of discontent: at home itfelf the people were exafperated at their fufferings, and the lefs difpofed to bear them, that they did not clearly comprehend why they should. The effects of the war were of a truly alarming nature: it not only fpread calamity through the land, but diverted a large portion of the people from peaceable occupations, to which they never returned with alacrity after they had been used to a military life, and contracted thofe habits of idlencfs and diffipation always attending it? Another effect was that the Americans were apprehenfive, left, if fuccefsful in our attempts against the French iflands, we might narrow their commerce in thofe parts: nor were they difpofed to bear with patience the haughty and contemptuous language we beftowed on republican principles and governments. The longer the war lafted, the ftricter would be the union of the French, and the more fervent their refolution to maintain their domestic independence, with which their prefent form of government was daily becoming fo intimately connected. The rulers in that country, fenfible of the general inclination to peace, were very far from averfe to it themfelves: the difficulties perpetually arifing in providing the means to continue the war, and their anxiety not to ran counter to the reasonable withes of the majority, were motives that muft ftrongly influence them to clofe with equitable offers. All thefe were objects that called for the moft ferious attention on our part. He had propofed them in the clearest point of view they appeared to him, and to those who coincided with his fentiments.

This fpeech occafioned a warm reply from Mr. Wyndham, who contended, that it was nugatory to talk of the willingness of the French government to liften to overtures from this country, after the explicit manner in which they had determined to reduce its power and influence throughout Europe. France was at the prefent hour in a state of univerfal agitation: jealoufies and miftrufts of each other diftracted its rulers, and irritation at their conduct pervaded the mafs of the people, who had never been fo prone to shake off the ufurpations of their governors, as they appeared of late. Motions to treat for peace were totally unfeafonable for thole reafons: they tended to dishearten the public from the profecution of a war which promifed to terminate fo favourably to the caufe of this country and its allies: they promoted difaffection, and placed government in an odious light. He would, therefore, oppofe the prefent motion, by moving the order of the day.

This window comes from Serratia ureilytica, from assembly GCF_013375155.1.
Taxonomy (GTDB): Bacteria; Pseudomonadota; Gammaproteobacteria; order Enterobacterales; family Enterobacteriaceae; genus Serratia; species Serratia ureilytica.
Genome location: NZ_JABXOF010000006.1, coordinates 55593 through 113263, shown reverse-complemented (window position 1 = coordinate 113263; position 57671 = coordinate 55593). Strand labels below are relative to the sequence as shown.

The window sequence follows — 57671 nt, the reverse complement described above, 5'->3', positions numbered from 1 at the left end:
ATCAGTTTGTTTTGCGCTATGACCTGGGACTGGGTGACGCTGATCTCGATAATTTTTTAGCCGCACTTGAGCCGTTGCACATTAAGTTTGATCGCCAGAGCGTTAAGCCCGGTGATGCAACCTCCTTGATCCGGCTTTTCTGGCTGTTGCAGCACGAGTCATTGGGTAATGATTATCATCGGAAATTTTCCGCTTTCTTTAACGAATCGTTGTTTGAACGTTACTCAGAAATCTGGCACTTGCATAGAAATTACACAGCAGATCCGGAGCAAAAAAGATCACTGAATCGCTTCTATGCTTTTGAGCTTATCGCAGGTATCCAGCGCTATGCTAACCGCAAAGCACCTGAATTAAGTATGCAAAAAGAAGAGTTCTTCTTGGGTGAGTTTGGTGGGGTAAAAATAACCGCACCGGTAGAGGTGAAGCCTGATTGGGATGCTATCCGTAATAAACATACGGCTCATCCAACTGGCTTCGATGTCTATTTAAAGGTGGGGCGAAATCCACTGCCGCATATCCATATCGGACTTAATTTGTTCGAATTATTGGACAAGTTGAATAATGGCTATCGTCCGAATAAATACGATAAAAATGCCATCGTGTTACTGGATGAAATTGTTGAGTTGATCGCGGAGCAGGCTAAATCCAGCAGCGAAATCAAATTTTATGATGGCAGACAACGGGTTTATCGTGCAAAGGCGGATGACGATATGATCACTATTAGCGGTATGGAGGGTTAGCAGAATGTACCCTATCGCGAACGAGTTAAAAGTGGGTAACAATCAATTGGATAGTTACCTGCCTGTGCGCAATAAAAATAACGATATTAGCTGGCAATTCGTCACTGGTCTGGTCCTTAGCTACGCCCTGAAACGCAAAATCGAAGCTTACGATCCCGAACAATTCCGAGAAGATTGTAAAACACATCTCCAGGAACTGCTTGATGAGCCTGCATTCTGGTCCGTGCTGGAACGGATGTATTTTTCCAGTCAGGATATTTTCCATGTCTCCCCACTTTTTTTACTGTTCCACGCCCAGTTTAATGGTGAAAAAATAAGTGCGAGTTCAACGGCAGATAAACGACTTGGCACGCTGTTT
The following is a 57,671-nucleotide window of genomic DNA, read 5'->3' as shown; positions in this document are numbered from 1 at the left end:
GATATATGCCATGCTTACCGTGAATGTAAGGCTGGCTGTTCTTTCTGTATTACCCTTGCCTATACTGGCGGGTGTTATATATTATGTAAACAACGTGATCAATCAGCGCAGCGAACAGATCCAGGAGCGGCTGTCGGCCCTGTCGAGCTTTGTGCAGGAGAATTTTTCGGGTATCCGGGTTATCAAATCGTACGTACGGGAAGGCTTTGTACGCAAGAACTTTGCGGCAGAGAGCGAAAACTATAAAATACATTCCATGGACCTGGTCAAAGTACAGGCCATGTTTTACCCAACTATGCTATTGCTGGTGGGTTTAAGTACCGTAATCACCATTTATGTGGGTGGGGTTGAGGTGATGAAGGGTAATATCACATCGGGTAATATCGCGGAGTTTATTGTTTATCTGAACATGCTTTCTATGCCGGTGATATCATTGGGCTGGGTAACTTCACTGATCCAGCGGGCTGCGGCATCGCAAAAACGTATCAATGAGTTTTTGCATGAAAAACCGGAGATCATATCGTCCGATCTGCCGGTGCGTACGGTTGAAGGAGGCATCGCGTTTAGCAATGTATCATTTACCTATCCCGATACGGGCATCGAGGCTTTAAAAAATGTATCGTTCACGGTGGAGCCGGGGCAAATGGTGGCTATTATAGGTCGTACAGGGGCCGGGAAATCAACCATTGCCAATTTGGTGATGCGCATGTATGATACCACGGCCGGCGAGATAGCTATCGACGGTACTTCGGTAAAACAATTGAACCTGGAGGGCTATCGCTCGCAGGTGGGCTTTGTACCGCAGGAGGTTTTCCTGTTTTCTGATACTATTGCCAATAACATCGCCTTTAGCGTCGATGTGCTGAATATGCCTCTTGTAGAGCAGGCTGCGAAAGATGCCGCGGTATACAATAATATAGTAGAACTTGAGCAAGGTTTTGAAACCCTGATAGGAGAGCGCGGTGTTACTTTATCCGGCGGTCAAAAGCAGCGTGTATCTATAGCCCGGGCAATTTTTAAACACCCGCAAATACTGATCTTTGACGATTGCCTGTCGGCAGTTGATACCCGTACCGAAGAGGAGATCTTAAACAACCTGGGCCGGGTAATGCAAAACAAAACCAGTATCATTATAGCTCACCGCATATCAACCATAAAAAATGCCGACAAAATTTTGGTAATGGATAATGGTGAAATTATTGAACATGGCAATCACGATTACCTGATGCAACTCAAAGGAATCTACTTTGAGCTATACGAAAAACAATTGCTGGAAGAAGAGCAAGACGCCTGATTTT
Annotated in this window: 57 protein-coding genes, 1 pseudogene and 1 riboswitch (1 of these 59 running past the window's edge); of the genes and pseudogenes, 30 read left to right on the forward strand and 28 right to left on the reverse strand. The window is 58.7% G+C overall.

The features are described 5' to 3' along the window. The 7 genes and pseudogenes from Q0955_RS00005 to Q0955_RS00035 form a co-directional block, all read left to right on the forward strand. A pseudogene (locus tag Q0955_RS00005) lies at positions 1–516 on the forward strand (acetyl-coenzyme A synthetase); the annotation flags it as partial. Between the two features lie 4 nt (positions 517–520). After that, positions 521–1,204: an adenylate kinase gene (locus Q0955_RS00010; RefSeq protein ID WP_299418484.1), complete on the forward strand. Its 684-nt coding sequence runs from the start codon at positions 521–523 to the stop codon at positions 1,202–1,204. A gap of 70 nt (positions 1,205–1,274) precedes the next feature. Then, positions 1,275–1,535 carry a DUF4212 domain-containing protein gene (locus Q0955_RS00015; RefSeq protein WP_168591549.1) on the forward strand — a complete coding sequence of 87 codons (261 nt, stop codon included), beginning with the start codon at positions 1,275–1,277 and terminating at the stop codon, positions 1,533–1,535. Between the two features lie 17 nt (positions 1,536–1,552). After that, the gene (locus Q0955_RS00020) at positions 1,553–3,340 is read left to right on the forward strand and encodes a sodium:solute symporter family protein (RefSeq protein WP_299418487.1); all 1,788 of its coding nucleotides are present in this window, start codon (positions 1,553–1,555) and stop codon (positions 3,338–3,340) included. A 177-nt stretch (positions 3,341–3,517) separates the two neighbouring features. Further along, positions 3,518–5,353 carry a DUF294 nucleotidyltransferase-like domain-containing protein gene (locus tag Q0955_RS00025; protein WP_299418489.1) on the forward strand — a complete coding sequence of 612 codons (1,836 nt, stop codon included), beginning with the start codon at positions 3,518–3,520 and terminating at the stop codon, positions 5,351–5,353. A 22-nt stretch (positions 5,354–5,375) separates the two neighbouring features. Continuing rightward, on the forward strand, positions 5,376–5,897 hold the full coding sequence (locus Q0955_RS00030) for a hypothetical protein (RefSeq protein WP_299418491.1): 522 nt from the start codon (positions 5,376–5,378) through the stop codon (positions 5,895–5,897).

Herein he was feconded by fir B. Hammet; but vigorously oppofed by Mr. Fox, who amidst a variety of other allegations, particularized the fatisfaction expressed by the fubjects of those powers that had made peace with France. He inflanced the grand duke of Tulcapy, who had rendered himself highly popular by abandoning the coalition; which was an object of hatred to the commonalty of all Europe. The conftitution which the coalition held out to the French. as the price of peace, was precifely that which they had profcribed. This alone was fufficient to excite their averfion to it; no fpirited peo

ple being willing to accept of a government upon compulfion, But did our allies require from us a continuation of this war? Were they not all inclined to peace? Was it not alfo a fact, that fo far from extaguishing jacobinifm in this country, which was one of the moft comnon pretences for the war in thofe who approved it, thofe who went under that name rejoiced in its continuance, from the profpect it af forded of accelerating the ruin of miniftry, and of the party that fided with them, and of promoting all the views of their adverfaries. The good faith of the French was at least equal to that we had experienced from our allies: were the French to deceive us, they would do no more than had been done by our allies under the matk of friendship to this country, and after having, through that pretence, drained it of as much treafure as they could prevail on our credulity in their promifes to beftow. We had fufficiently felt the evils of war: thofe prognofticated from peace had no exiftence bat in the fpeculations of perfons who did not feel the calamities of the times: but ought the mere fpeculations of men in power to outweigh the contrary opinions of the great mafs of the community? among whom it were an infult to common fenfe and experience to deny that as much knowledge and understanding might be found as in any miniftry.

It was argued by Mr. Pitt in reply, that to reprefent it as the duty of minifters, to acknowledge them felves ready to accept of overtures of peace from the enemy, was take ing from them the advantages they ought to poffefs in relation to them: they muft, from their situation, best

know the language to be held with him. For this reafon the conftitution had invefied the executive power with the exclufive right of foreign negotiations, from the fuperior degree of information it could not fail to derive through the vari ous channels of which it had the fole direction. From fources of this nature proceeded the reluctance of government to comply with the opinion of thofe who were defirous.. to fhew a willingness to treat with the rulers in France. From authentic intelligence the fituation of that country was more critical than ever: the refources were univerfally diminished in every quarter from whence they had arifen, or been extorted. Difunion reigned in every department of the state, and diffatiffaction extended through all claffes. Was this, therefore, a time to come forward with propofals to negotiate, while, through the patient delay of a fhort lapfe of time, alterations might happen in the internal parts of that country, more favourable to us, than we could expect from the moft advantageous treaties that could be framed at the prefent mo ment. To negotiate now would therefore be precipitation and imprudence. unbecoming the difcretion of government, while fo thoroughly acquainted with the diminution of ftrength in the enemy, and that notwithstanding the apparent vigour and fuccefs of his exertions, they could not last much longer. This defcription of the flate of France he compared with that of England, of which the refources ftill remained unexhaufted, and where, though impofitions had been numerous, they had not deprefled the industry, nor affected the general welfare of fociety. The debate closed by the [04]


« TrướcTiếp tục »